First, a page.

I wasn’t so sure about Sheba, however. Perhaps it is because we only ever observe her through Barbara’s eyes, but I didn’t feel that I knew her well enough to see her as a fully developed character. Maybe this is one instance when I really do need to watch the film, because Cate Blanchett will have had to have rounded her out in order to play the role. I suspect that I should have given more attention to what we are told about her relationships both with her parents and her much older husband in looking for a source for her behaviour, but Barbara clearly dismisses these as unimportant and I’m afraid I followed her lead.
This is a hard book to say that I ‘enjoyed’ given that it is about such a difficult subject and it is told by such a nasty character. However, it is not a difficult book to appreciate because the writing is excellent and the story compelling. A good start to my summer reading.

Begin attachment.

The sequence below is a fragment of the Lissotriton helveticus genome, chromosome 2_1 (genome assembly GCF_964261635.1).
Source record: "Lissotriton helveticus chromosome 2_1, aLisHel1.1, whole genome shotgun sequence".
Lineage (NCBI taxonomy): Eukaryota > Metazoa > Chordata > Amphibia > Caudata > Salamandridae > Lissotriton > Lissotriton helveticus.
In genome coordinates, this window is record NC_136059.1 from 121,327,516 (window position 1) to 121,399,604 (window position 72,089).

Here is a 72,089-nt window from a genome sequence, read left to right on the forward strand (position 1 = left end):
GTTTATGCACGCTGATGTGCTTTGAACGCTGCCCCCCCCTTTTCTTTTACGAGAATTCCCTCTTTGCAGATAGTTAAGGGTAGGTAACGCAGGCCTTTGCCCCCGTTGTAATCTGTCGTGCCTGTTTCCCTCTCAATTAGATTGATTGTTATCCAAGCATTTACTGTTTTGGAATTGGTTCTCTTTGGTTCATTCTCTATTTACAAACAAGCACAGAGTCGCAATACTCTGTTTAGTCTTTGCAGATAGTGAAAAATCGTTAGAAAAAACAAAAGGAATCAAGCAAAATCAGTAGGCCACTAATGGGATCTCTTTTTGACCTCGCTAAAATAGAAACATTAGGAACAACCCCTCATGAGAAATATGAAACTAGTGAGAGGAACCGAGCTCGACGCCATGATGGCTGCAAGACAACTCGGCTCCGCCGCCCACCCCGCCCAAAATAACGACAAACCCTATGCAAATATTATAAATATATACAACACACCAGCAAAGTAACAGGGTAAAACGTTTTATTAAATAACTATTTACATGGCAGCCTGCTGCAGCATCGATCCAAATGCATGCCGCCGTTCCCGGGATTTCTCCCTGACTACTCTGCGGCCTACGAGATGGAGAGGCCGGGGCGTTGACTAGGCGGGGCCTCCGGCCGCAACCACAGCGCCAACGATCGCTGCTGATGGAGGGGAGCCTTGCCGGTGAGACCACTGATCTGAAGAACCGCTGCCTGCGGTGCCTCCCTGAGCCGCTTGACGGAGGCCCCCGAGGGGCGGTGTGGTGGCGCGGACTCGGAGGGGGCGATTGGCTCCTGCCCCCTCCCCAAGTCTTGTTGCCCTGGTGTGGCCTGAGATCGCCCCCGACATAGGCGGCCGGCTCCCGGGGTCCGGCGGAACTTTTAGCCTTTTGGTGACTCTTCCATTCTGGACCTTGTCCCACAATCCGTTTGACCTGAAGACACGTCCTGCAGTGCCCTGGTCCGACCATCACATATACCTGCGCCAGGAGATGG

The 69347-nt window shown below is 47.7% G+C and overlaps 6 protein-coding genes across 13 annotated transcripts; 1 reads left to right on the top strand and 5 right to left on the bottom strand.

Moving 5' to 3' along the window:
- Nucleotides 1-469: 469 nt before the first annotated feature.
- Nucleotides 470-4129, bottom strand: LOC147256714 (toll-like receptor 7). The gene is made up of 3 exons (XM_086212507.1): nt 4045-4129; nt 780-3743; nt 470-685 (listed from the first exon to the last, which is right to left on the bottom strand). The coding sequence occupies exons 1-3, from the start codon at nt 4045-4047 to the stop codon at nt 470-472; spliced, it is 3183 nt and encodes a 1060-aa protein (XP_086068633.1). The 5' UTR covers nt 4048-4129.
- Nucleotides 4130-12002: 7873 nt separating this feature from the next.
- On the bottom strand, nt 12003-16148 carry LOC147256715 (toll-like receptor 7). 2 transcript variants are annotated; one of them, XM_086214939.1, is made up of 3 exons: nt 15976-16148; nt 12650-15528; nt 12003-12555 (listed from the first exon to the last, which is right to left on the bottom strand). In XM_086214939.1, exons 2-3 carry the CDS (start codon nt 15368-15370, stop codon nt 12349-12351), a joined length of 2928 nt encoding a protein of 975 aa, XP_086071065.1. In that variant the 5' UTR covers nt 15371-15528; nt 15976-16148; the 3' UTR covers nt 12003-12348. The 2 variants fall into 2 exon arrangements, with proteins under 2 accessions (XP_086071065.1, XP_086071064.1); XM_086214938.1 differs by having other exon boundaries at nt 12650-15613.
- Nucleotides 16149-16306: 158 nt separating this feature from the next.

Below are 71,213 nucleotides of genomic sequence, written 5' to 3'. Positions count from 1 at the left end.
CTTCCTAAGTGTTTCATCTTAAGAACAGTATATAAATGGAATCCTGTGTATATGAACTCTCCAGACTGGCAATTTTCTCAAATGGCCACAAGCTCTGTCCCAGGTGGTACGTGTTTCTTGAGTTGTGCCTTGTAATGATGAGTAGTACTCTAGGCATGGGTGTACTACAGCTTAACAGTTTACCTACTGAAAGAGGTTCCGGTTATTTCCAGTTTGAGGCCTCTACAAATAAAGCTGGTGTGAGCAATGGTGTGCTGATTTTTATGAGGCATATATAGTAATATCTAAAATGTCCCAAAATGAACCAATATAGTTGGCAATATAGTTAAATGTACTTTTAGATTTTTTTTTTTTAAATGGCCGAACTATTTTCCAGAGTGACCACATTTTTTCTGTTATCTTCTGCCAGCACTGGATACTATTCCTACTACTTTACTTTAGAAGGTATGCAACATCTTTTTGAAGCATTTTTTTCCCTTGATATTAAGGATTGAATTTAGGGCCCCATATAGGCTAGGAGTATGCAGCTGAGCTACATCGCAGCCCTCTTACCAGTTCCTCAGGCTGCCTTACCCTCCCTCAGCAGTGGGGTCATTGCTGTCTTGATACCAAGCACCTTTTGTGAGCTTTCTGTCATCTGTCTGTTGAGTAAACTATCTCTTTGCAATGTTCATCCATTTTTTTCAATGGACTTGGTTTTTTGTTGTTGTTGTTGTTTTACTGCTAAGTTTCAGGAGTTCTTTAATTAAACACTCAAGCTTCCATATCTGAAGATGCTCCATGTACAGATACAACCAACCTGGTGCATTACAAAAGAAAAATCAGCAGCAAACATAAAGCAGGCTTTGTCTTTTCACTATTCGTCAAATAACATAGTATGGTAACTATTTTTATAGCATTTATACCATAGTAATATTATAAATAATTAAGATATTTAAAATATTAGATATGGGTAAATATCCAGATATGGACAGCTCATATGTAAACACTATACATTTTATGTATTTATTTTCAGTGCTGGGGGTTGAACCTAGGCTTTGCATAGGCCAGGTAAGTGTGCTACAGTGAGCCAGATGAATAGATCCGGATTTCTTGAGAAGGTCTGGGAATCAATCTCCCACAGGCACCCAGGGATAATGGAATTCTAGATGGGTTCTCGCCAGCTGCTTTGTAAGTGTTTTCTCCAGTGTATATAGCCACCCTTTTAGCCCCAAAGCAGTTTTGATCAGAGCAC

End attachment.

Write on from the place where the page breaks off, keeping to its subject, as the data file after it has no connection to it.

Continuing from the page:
WWW Wednesday is hosted by Taking on a World of Words
The Three Ws are:
What are you currently reading?
What did you recently finish reading?
What do you think you’ll read next?
I am just starting the first of my picks for 20 Books Of Summer, or in my case, 15 Books of Summer. Rather than physical TBRs, I have selected novels that I regret not having bought or read when they were initially published. Consequently, the order in which I tackle them is being dictated to some extent by the fact that I am sourcing most of the books through the library. First to turn up was Zoë Heller’s 2003 Notes on a Scandal and I have literally just started it this morning. I can’t imagine why I have failed to read this sooner because it is set in a school and I have spent a life in education and rather than being put off by that I love anything with an academic setting. As well as being about a school situation the book is also about the type of intense relationship that can develop in what is often a very inward looking and claustrophobic environment. Not infrequently such relationships have an unhealthy element to them and I am expecting tears before bedtime at the very least.